Vespa and Piaggio: icons of Italian industrial design

photograph of a vespa motorcycle

The Vespa scooter is an icon of Italian industry and design, a symbol of the 1950s. This blog looks at the industrial heritage behind the Vespa, which was produced by Piaggio company.

Piaggio was founded in 1884 by Rinaldo Piaggio. Initially, the company focused on manufacturing railway locomotives and carriages, while during World War I, the company focused on producing aircraft.

After World War II, with the Piaggio factory demolished from bombing and Italy’s aircraft industry restricted and sanctioned by post-war agreements, Piaggio – now run by Rinaldo’s son Enrico – were faced with a need to diversify.

Italy’s war-damaged road network meant that cars would not be a viable option for Piaggio. Instead, they focused on producing a modern, comfortable and affordable mode of transport – La Vespa was born.

Designed by Corradino D’Ascanio, the Vespa was first presented in 1946 in Rome, though known at that time as Paperino (the Italian for duckling).

To ensure their scooter would sell, Piaggio introduced a pioneering tool: the ability for the buyer to pay in installments.

RELATED: View this 1956 video about Italian industry featuring Vespa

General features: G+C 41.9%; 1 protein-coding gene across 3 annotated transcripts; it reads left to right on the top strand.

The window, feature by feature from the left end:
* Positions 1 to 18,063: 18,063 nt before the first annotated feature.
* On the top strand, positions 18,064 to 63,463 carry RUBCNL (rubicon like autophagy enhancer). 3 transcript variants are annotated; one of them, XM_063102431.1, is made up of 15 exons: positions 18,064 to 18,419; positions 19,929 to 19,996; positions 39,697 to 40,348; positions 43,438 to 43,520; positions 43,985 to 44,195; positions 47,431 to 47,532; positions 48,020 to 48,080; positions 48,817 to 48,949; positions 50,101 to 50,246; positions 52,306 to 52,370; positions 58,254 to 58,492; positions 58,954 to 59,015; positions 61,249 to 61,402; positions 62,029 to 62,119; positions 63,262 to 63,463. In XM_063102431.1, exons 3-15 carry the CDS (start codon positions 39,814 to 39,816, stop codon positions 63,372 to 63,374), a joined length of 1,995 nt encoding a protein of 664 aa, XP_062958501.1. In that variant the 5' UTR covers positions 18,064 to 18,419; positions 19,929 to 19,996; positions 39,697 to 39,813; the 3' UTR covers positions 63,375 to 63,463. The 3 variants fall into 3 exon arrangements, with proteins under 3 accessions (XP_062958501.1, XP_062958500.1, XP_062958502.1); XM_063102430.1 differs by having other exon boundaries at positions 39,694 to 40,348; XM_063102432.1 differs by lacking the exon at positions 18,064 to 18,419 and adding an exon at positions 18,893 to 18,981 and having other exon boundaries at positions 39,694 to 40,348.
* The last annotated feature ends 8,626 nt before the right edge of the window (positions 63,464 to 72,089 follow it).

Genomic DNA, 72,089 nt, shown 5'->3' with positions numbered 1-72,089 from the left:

Into the 1950s, Vespa sales boomed. The scooter became associated with the cool image of Italy in the 1950s, La Dolce Vita, Federico Fellini. Perhaps its most enduring image is Audrey Hepburn zipping around Rome on the back of a Vespa in the 1952 film Roman Holiday.

RELATED: Read our exhibition: Blue Skies, Red Panic – Photographic perspectives on the 1950s in Europe

And yet, while most associated with Italy, there is a more European dimension to the Vespa. A large production facility for Vespa (and other scooter and motorcycle brands) was based in Madrid. This Spanish factory was established in 1952, employing more than 1000 people over its 51 years of production. It closed in 2003.

RELATED: Watch this 1953 video of Workers building a scooter in the Piaggio plants at Pontedera

Vespa sales, not just in Italy, but around Europe and the rest of the world soared through the 1950s and 1960s. In the two videos linked above, you can see the Vespa numebr 500,000th and 1,000,000 being rolled off the production line – just three years apart.

Although not as popular today, the Vespa continues to be produced by Piaggio from their factory in Pontedera, still evoking the cool image of 1950s Italy.

RELATED: More blogs on transport: Going underground: the rise of Europe’s metro railways

By Adrian Murphy, Europeana Foundation & Sofie Taes, KU Leuven


Europe at Work: Share your story

Did you or someone in your family work for Vespa or Piaggio in Italy or elsewhere? Share your story and help us tell the story of Europe through our working lives in the past and the present.

photograph of man working in a factory surrounded by machines, the words 'Share your story' and a logo saying 'Europe at Work' are above

This blog is part of the 50s in Europe Kaleidoscope project, which joins heritage photography and new technologies, to discover the life in the 1950s as you’ve never seen it before.

Feature image: Scooter, SPA Piaggio & Co, Tekniska museet, CC BY

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